Industry Construction Agriculture 1 2 3 Industry 1 543,377,284 90,450,789 40,031,134 Construction 2 2,744,031 666,058 362,993 Agriculture and forestry 3 37,566,006 390 51,371,826 Transport and communications 4 16,612,675 8,206,444 2,834,779Table 3.b. Excel spreadsheet after adjustment
The program we use to convert a file from Excel into GAMS is SSLINK which works with Lotus and Excel worksheets, but not with Excel workbooks. In order to assure a proper transfer, an intermediate step of saving an Excel worksheet as a Lotus 123 file is needed. It can be done in the following way:
Excel sometimes introduces incompatible bytes in exported .wk1 files. In order to assure proper transfer, the 123 (Lotus) program can be used.
Sometimes, it is helpful to give a name to the range of cells which contain the data. To do it, hit ``/'', then Range, Name, Create. You will be asked to Enter name and Enter range. A range can be specified explicitly by writing at the prompt or by highlighting the cells by moving the cursor 12. Before you quit Lotus, save your file after the changes. Now you are ready for the next step.
The program which reads *.wk1 file is iodata.gms (See Appendix for a program listing). It uses ssimport.gms as an interface to sslink.exe. A call of ssimport from a GAMS file can be done in the following way:
$LIBINCLUDE SSIMPORT parameter file rangewhere parameter is a name of the GAMS parameter to which data will be retrieved; file is a name of a file from which data will be read; range is a range of data in the file which needs to be imported.
ssimport reads data from the spreadsheets at compile time. The
spreadsheet range must be specified. The parameter must be declared
and dimensioned prior to the import. GAMS does range checking if it
has explicit domains in the declaration. A general syntax of
ssimport can be found at
We have named our *.wk1 file as iopaper.wk1, and the range of our data is B4..Z23. So, we use: ssimport iodata iopaper.wk1 b4..z23; which means that GAMS reads data from the range b4..z23 in the file iopaper.wk1 into a parameter iodata. If in Lotus, the range b4..z23 has been named as DATA, then one can use: ssimport iodata iopaper.wk1 data.
From Table 2, we have 19 parameters: one 9x9 matrix of intermediate demand, and the other 11 columns and 7 rows (excluding rows and columns representing subtotals and totals). Three rows, Net Profit, Net Mixed Income, and Depreciation, will be combined into one GAMS parameter, Gross return to capital. As a result of iodata.gms program, a dataset file russia.dat with 17 GAMS parameters is created. In the process of creating the dataset file, several checks of correctness of data transfer are made. For convenience, we move from a numeric to symbol representation of the sectors and make an adjustment in the data, dividing it by 1,000,000.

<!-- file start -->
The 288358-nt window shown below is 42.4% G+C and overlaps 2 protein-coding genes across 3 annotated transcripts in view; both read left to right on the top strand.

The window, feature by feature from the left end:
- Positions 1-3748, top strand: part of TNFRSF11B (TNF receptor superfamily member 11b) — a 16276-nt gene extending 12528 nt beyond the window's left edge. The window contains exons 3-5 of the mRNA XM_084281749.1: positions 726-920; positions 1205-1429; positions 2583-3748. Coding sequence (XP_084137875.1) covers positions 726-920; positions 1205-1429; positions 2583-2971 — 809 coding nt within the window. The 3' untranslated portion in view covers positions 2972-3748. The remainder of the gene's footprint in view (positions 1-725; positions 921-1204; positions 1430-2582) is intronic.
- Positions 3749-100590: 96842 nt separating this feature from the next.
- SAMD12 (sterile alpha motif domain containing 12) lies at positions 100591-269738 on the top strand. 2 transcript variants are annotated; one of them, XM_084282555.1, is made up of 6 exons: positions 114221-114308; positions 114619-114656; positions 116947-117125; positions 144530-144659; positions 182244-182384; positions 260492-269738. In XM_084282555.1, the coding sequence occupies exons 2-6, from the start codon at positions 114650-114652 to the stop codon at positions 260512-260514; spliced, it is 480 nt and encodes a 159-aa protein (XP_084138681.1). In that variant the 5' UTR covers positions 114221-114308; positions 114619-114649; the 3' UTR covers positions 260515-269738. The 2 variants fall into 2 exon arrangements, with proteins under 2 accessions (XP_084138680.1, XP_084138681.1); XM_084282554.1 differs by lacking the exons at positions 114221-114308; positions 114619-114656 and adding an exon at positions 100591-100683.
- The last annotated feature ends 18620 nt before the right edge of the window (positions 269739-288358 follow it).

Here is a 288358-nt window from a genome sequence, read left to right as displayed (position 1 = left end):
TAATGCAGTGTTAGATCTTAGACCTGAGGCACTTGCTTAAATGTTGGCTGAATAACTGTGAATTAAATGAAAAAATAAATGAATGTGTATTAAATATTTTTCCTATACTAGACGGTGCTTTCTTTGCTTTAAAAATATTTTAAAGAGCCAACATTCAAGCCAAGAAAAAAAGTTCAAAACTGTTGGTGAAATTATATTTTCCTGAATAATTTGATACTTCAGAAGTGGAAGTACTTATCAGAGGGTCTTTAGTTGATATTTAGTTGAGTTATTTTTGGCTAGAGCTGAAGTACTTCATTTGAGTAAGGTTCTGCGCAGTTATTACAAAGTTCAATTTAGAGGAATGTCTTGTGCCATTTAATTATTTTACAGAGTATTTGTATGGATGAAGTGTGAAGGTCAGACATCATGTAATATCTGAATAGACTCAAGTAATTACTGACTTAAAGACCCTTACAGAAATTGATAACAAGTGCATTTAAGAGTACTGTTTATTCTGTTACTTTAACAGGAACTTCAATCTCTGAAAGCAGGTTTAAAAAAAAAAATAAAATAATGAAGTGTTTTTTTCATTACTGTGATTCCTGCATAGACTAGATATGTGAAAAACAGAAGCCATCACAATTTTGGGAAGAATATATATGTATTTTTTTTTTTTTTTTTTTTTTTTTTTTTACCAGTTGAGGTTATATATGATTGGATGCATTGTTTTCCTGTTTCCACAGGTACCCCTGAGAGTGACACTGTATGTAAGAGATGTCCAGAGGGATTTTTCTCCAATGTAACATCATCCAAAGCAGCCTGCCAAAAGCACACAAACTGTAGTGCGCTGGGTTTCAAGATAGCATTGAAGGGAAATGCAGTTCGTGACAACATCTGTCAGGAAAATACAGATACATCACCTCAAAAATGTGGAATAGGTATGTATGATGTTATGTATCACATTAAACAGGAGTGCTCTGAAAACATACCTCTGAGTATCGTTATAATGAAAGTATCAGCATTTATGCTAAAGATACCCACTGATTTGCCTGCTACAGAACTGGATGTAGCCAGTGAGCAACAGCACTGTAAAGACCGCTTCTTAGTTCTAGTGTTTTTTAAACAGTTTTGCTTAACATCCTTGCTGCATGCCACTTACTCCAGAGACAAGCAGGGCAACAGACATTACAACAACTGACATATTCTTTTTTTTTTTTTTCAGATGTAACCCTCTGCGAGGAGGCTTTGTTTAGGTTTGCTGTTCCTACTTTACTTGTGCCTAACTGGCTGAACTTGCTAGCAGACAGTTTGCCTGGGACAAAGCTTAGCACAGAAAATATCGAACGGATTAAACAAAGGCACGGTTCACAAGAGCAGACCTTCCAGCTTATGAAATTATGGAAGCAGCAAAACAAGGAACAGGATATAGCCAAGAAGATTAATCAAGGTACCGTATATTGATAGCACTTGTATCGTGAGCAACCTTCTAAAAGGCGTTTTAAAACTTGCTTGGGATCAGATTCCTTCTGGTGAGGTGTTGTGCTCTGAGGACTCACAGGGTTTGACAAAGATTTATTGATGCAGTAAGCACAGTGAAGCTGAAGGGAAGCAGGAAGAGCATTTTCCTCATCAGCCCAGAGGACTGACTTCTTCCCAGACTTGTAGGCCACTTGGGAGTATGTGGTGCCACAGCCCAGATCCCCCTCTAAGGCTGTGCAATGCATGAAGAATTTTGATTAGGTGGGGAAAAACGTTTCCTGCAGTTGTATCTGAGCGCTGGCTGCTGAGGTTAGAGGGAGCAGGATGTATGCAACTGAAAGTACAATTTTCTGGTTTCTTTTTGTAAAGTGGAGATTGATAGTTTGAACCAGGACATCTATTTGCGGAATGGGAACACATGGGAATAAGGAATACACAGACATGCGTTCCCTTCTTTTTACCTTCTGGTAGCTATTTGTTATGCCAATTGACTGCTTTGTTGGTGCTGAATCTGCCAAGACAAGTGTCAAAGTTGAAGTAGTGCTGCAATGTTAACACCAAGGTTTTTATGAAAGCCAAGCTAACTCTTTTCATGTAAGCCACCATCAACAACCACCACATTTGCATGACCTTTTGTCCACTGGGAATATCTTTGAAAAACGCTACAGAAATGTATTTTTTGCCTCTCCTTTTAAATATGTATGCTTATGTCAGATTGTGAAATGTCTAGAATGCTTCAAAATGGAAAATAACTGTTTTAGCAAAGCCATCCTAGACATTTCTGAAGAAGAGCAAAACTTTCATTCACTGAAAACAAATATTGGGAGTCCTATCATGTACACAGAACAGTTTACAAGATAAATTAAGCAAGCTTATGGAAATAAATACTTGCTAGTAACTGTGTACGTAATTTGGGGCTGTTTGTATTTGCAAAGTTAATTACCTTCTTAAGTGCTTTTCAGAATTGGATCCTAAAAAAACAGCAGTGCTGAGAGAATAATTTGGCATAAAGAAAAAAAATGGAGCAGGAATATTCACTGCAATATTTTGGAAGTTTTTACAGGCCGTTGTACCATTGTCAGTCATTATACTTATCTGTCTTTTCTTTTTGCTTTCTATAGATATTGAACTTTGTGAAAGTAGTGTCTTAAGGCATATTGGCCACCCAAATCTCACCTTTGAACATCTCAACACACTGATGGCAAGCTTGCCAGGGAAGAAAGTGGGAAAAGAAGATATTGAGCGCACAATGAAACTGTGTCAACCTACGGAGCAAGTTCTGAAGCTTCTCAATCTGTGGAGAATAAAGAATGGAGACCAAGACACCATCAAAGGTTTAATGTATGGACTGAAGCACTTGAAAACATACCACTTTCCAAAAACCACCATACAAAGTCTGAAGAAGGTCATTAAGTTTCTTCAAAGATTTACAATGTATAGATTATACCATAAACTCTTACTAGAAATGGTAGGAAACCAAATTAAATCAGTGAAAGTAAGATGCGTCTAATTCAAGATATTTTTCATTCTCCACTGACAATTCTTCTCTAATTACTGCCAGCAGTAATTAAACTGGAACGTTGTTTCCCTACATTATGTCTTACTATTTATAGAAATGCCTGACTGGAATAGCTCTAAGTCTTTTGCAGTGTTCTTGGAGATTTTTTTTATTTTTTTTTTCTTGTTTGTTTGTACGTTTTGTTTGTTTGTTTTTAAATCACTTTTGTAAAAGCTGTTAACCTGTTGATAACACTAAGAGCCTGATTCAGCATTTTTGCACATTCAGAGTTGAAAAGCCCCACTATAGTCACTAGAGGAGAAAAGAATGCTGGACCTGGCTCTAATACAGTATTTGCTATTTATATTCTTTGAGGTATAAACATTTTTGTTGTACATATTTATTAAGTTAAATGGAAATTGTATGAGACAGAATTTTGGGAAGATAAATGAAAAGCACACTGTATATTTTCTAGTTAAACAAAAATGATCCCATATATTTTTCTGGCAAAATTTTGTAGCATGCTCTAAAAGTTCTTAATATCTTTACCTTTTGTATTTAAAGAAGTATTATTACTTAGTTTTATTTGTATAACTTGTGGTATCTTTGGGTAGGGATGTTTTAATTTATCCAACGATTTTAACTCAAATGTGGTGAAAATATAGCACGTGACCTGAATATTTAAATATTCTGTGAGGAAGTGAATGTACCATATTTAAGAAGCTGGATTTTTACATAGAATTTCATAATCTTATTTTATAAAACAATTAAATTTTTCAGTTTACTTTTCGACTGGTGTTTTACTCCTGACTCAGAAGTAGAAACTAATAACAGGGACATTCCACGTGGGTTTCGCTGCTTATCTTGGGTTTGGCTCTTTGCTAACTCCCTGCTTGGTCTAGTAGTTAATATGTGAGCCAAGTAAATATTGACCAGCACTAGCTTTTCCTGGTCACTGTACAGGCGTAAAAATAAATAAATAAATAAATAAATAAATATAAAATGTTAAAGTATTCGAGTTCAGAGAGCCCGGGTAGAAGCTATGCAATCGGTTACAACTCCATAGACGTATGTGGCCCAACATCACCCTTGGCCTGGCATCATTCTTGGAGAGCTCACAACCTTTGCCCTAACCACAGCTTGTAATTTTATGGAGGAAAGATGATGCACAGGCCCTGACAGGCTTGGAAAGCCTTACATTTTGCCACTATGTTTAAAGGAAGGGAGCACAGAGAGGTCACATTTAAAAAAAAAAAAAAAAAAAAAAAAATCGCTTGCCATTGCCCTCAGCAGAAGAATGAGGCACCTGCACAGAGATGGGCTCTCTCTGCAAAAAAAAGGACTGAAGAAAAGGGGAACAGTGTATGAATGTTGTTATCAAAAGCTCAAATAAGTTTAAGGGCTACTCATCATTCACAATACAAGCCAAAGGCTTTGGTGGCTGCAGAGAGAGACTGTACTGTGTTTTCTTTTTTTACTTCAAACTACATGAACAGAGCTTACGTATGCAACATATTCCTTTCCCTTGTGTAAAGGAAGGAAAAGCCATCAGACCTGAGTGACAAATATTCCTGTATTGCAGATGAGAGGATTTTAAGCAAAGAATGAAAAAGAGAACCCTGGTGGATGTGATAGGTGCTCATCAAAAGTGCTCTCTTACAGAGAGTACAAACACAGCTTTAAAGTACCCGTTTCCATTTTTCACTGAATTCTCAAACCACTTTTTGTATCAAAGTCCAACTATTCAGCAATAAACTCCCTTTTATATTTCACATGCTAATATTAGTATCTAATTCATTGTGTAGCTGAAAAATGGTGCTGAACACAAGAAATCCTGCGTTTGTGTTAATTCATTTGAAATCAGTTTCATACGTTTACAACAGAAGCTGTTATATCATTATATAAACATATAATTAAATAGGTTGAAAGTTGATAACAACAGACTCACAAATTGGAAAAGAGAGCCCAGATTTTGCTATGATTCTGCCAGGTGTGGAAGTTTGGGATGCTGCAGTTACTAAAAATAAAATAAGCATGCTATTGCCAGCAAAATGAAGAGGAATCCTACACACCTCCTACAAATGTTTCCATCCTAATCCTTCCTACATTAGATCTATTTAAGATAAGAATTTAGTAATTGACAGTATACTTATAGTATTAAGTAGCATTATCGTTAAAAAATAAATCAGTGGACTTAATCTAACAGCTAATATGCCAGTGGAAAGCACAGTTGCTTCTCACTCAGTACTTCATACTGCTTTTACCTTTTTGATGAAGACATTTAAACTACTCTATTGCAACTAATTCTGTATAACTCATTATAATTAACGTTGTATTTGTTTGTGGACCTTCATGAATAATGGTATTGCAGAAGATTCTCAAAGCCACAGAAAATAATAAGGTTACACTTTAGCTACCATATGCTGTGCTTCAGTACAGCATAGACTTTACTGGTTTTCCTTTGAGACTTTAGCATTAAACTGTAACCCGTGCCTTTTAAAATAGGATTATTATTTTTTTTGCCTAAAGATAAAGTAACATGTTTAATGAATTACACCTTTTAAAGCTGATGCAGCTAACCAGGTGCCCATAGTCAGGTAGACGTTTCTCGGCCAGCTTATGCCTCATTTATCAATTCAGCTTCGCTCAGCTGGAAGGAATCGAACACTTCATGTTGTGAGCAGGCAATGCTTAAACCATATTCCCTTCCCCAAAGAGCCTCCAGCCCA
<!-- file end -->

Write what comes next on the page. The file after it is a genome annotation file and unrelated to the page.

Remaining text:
The program iodata.gms has the following structure (see Appendix for a file listing). After reading data into GAMS format with ssimport utility, a single parameter IODATA is created. The next step is to transfer data into appropriate parameters of a dataset file. As such, we need to declare all 19 parameters.
iod Input-output demand wages Wage payments socsec Social security contribution profit Net return to capital mixed Net mixed income othtax Other taxes subsidy Other subsidies deprec Depreciation consum Household consumption govdem Government demand fixedi Increments in fixed assets stock Stock change export Export demand trnspt Transport margin trade Trade margin vat VAT in use nettax Net taxes on goods imptax Import taxes import Imports evaluated at basic prices
To do the transfer from IODATA parameter, a set MAP(N,I) is used where N is a numeric representation of industries and I is a symbol representation. For intermediate demands, it is done as:
iod(i,j)=sum((n,m)$(map(n,i) and map(m,j)),iodata(n,m))/1000000;For row based parameters 13:
wages(i)=sum(map(n,i),iodata("11",n))/1000000;And for column based parameters:
Then, we check to see if the transfer was correct by comparing major rows and columns in GAMS and Excel.
iod("rowsum",j)=sum(i,iod(i,j)); iod("chk",j)=sum(map(m,j), iodata("10",m))/1000000-iod("rowsum",j); iod(i,"colsum")=sum(j,iod(i,j)); iod(i,"chk")=sum(map(n,i), iodata(n,"10"))/1000000-iod(i,"colsum");The same type of checks are done for all subtotals and totals from Table 2.
Then, a profit check is performed. It shows the difference between total input and total output for every sector.
prchk(j,"output")=sum(i,iod(i,j))+grvad(j); prchk(i,"use")=usetotbas(i); prchk(i,"chk")=prchk(i,"use")-prchk(i,"output");Because our IO table is not balanced, an adjustment is done as described in Section 4. Return to capital is modified by the amount of difference between inputs and outputs. We combine net profit, mixed income, and depreciation into one parameter of gross return to capital. If return is negative, we make an adjustment to the corresponding wage account. As such, gross value added equals to a sum of non-negative return to capital, wages, and social security contributions.
return(i)=prchk(i,"chk")+deprec(i)+profit(i)+mixed(i); wages(i)=wages(i)+min(0,return(i)); return(i)=max(0,return(i)); va(i)=return(i)+wages(i)+socsec(i);Then, a check of data is done to make sure that we balanced an IO table.